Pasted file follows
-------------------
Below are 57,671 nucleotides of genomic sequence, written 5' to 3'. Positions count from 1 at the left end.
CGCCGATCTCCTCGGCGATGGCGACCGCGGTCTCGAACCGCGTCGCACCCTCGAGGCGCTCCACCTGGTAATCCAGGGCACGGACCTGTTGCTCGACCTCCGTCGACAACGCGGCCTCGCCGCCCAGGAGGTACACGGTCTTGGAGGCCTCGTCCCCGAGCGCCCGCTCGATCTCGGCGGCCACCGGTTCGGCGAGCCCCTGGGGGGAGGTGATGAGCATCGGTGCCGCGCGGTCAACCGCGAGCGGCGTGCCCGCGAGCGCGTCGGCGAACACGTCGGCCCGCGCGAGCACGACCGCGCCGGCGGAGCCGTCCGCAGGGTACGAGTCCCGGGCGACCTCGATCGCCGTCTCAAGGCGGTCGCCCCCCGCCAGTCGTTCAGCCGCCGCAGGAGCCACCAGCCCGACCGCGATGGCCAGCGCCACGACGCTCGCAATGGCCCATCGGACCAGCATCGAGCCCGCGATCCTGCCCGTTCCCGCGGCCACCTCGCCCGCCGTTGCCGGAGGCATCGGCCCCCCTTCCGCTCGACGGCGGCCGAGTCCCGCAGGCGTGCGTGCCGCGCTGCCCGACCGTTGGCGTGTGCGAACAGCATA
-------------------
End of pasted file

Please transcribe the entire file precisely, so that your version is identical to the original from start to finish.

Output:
Below are 57,671 nucleotides of genomic sequence, written 5' to 3'. Positions count from 1 at the left end.
CGCCGATCTCCTCGGCGATGGCGACCGCGGTCTCGAACCGCGTCGCACCCTCGAGGCGCTCCACCTGGTAATCCAGGGCACGGACCTGTTGCTCGACCTCCGTCGACAACGCGGCCTCGCCGCCCAGGAGGTACACGGTCTTGGAGGCCTCGTCCCCGAGCGCCCGCTCGATCTCGGCGGCCACCGGTTCGGCGAGCCCCTGGGGGGAGGTGATGAGCATCGGTGCCGCGCGGTCAACCGCGAGCGGCGTGCCCGCGAGCGCGTCGGCGAACACGTCGGCCCGCGCGAGCACGACCGCGCCGGCGGAGCCGTCCGCAGGGTACGAGTCCCGGGCGACCTCGATCGCCGTCTCAAGGCGGTCGCCCCCCGCCAGTCGTTCAGCCGCCGCAGGAGCCACCAGCCCGACCGCGATGGCCAGCGCCACGACGCTCGCAATGGCCCATCGGACCAGCATCGAGCCCGCGATCCTGCCCGTTCCCGCGGCCACCTCGCCCGCCGTTGCCGGAGGCATCGGCCCCCCTTCCGCTCGACGGCGGCCGAGTCCCGCAGGCGTGCGTGCCGCGCTGCCCGACCGTTGGCGTGTGCGAACAGCATA